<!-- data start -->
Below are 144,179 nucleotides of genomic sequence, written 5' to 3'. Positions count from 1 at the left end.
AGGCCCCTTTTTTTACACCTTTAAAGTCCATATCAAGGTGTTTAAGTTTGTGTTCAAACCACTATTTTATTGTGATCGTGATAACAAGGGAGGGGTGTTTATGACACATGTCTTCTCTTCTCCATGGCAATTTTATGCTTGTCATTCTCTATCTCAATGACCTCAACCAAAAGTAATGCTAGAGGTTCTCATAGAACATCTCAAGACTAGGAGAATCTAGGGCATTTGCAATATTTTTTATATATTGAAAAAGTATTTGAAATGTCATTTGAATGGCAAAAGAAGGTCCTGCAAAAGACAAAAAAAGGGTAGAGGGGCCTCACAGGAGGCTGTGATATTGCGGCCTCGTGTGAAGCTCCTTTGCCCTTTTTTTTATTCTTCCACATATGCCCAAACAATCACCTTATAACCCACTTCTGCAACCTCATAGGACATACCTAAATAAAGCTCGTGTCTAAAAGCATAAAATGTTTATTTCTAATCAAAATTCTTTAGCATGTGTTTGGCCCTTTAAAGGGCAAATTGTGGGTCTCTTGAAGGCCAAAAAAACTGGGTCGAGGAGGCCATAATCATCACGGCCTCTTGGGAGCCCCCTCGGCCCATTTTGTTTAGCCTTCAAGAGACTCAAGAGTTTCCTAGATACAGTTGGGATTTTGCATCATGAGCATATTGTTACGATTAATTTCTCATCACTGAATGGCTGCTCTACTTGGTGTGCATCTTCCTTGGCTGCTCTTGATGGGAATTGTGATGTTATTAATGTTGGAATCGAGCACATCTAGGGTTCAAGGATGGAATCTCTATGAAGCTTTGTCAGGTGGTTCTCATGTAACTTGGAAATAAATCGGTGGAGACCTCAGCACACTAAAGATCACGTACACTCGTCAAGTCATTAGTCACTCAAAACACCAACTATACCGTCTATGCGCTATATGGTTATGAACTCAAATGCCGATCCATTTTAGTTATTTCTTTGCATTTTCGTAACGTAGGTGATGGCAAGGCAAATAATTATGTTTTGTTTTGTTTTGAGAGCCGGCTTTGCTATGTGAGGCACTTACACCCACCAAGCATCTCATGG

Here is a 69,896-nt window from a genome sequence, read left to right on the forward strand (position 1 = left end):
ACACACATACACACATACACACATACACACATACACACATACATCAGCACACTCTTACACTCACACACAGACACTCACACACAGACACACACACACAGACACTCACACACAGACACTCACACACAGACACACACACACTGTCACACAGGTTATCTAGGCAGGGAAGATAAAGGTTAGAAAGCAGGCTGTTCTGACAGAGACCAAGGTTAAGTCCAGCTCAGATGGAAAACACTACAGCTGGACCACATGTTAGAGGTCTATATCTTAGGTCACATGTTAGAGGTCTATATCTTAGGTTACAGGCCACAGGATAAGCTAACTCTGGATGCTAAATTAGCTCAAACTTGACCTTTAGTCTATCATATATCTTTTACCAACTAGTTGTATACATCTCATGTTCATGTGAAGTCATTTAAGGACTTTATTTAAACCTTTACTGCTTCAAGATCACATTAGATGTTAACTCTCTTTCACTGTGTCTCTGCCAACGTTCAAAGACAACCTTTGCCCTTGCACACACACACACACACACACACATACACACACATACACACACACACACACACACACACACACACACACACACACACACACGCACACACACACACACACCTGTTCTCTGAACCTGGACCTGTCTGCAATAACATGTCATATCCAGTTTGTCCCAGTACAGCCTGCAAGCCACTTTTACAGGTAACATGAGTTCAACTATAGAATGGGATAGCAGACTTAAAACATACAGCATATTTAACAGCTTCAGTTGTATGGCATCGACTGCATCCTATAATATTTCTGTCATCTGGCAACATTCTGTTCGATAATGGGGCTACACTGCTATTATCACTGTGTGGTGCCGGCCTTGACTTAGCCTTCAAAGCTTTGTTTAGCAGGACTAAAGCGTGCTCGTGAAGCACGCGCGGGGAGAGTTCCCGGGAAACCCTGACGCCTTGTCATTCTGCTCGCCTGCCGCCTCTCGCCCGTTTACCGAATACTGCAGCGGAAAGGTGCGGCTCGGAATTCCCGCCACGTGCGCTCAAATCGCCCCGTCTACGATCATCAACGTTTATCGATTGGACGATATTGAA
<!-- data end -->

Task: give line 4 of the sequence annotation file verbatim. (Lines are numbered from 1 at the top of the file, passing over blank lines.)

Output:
ACACACATACACACATACACACATACACACATACACACATACATCAGCACACTCTTACACTCACACACAGACACTCACACACAGACACACACACACAGACACTCACACACAGACACTCACACACAGACACACACACACTGTCACACAGGTTATCTAGGCAGGGAAGATAAAGGTTAGAAAGCAGGCTGTTCTGACAGAGACCAAGGTTAAGTCCAGCTCAGATGGAAAACACTACAGCTGGACCACATGTTAGAGGTCTATATCTTAGGTCACATGTTAGAGGTCTATATCTTAGGTTACAGGCCACAGGATAAGCTAACTCTGGATGCTAAATTAGCTCAAACTTGACCTTTAGTCTATCATATATCTTTTACCAACTAGTTGTATACATCTCATGTTCATGTGAAGTCATTTAAGGACTTTATTTAAACCTTTACTGCTTCAAGATCACATTAGATGTTAACTCTCTTTCACTGTGTCTCTGCCAACGTTCAAAGACAACCTTTGCCCTTGCACACACACACACACACACACACATACACACACATACACACACACACACACACACACACACACACACACACACACACACACGCACACACACACACACACCTGTTCTCTGAACCTGGACCTGTCTGCAATAACATGTCATATCCAGTTTGTCCCAGTACAGCCTGCAAGCCACTTTTACAGGTAACATGAGTTCAACTATAGAATGGGATAGCAGACTTAAAACATACAGCATATTTAACAGCTTCAGTTGTATGGCATCGACTGCATCCTATAATATTTCTGTCATCTGGCAACATTCTGTTCGATAATGGGGCTACACTGCTATTATCACTGTGTGGTGCCGGCCTTGACTTAGCCTTCAAAGCTTTGTTTAGCAGGACTAAAGCGTGCTCGTGAAGCACGCGCGGGGAGAGTTCCCGGGAAACCCTGACGCCTTGTCATTCTGCTCGCCTGCCGCCTCTCGCCCGTTTACCGAATACTGCAGCGGAAAGGTGCGGCTCGGAATTCCCGCCACGTGCGCTCAAATCGCCCCGTCTACGATCATCAACGTTTATCGATTGGACGATATTGAA